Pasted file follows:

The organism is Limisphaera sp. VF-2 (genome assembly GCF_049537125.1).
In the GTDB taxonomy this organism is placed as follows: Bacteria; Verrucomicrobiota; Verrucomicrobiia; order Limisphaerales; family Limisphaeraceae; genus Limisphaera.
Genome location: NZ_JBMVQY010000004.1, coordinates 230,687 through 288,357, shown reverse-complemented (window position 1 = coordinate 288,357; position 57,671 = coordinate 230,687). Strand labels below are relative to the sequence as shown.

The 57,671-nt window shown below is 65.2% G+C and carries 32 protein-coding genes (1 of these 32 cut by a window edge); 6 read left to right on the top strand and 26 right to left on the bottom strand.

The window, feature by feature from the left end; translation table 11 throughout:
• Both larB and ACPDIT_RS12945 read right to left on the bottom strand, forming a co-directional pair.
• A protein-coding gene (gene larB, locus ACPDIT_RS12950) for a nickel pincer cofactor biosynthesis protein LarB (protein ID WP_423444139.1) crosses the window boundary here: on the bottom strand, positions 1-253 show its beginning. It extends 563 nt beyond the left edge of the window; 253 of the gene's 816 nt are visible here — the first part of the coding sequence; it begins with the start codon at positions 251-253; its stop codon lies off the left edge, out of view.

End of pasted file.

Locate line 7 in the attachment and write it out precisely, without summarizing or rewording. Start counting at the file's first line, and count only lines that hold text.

• A protein-coding gene (gene larB, locus ACPDIT_RS12950) for a nickel pincer cofactor biosynthesis protein LarB (protein ID WP_423444139.1) crosses the window boundary here: on the bottom strand, positions 1-253 show its beginning. It extends 563 nt beyond the left edge of the window; 253 of the gene's 816 nt are visible here — the first part of the coding sequence; it begins with the start codon at positions 251-253; its stop codon lies off the left edge, out of view.